2015-Issue 18—In case you have missed the financial headlines, there is an ongoing heavyweight bout in the federal tax controversy arena that we should all be watching with interest. It may not have the aura of the recent Floyd Mayweather Jr. versus Manny Pacquiao bout in Las Vegas, but this one could shape the manner in which the IRS deals with certain situations in this purported era of government resource constraints. In one corner sits Microsoft Corp., the technology giant, defending its intercompany transfer pricing practices. In the other corner sits the IRS and a private commercial litigation law firm. That is right — a private law firm. The IRS has partnered with a reputable law firm to scuffle with Microsoft before the U.S. District Court in a contentious dispute that has billions of tax dollars at stake.
Tale of the Tape
By all accounts, this government-private sector partnership was made possible by the issuance of a new treasury regulation just weeks after the IRS engaged the law firm to assist with the Microsoft case. The IRS claims that the purpose for issuing the regulation was to “clarify” that outside parties could participate in the interrogation process and other key tasks undertaken in IRS examinations. Although some observers have expressed concern that this novel type of arrangement could threaten longstanding internal controls established by Congress within the statute to protect the relationship between the IRS and taxpayers, the IRS believes its interpretation of the statute (via the new regulation) is spot on and well within powers granted by Congress.
Microsoft thinks otherwise and has counterpunched by filing a motion with the court on April 23, 2015, that requests (1) a limited evidentiary hearing to demonstrate an IRS abuse of power and block the summons enforcement action (of which key aspects would be carried out by the law firm) and (2) limited document discovery to make available certain documents exchanged between the IRS and the law firm (previously requested by Microsoft under the Freedom of Information Act) that the IRS has yet to produce.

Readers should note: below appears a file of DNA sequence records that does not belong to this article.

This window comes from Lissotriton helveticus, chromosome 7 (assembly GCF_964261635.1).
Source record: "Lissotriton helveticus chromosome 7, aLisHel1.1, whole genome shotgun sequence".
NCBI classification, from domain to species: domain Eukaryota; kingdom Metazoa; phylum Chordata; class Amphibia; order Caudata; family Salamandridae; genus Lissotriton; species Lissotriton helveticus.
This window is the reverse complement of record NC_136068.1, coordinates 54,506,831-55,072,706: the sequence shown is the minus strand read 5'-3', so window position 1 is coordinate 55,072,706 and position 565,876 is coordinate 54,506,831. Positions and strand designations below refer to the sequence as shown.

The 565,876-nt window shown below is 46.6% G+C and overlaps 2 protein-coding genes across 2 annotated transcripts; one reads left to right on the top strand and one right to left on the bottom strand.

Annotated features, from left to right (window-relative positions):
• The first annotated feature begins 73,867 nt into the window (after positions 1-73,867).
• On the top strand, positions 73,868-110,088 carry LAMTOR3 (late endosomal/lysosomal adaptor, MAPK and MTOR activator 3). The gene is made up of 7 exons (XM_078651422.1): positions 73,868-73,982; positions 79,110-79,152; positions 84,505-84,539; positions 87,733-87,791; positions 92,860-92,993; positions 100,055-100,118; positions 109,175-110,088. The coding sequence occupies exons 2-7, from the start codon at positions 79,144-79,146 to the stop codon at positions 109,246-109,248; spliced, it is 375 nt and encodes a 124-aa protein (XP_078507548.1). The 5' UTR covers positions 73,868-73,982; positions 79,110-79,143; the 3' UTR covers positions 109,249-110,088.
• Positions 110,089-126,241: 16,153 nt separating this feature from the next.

It is well known that the IRS has relied on outside resources to assist in administering its role as enforcer. This authority is statutorily granted to the agency by Section 7602. However, this practice has historically been limited to a supportive role for resolving discrete issues already identified by the IRS in the examination process (e.g., expert witness testimony, valuations). In light of our current fiscal environment, perhaps one could rationalize the IRS’s latest maneuver as a harmless extension of established practices to preserve our collective interests in promoting efficient tax administration and maintaining a level playing field such that neither side can game the system. If expertise in the private sector is necessary to achieve this goal, then so be it. However, as ideal as that objective may be, the question remains whether the end justifies the means.
Many outside observers have reportedly reacted with puzzlement and curiosity. There was something about the contract’s price tag, the time proximity between the hiring and the regulation issuance, and the “clarifying” nature of the regulation that has not sat so well.
More importantly, a technical debate has begun to brew over the legitimacy of the regulation. Microsoft believes the IRS has abused its power by issuing a regulation in direct conflict with the statute. The statute provides that the term “delegate” is limited to an officer, employee or agency of the Treasury Department authorized by the Secretary of the Treasury (Section 7701(a)(12)(A)). The expanded role for outside contractors was made possible by an interpretation of Section 7602(a), which governs the examination of books and witnesses (including administrative summons). The new regulation generally states that when the IRS issues a summons to provide information, any person hired and authorized by the IRS to perform certain services that facilitate tax administration (as described in Section 6103(n)) may (i) receive the summoned information and (ii) “fully participate” in the process of interviewing a person providing testimony under oath in the presence and under the guidance of IRS personnel. For this purpose, fully participating in includes, but is not limited to, the following:
- Receipt, review and use of summoned books, papers, records or other data;
- Being present during summons interviews;
- Questioning the person providing testimony under oath; and
- Asking a summoned person’s representative to clarify an objection or assertion of privilege.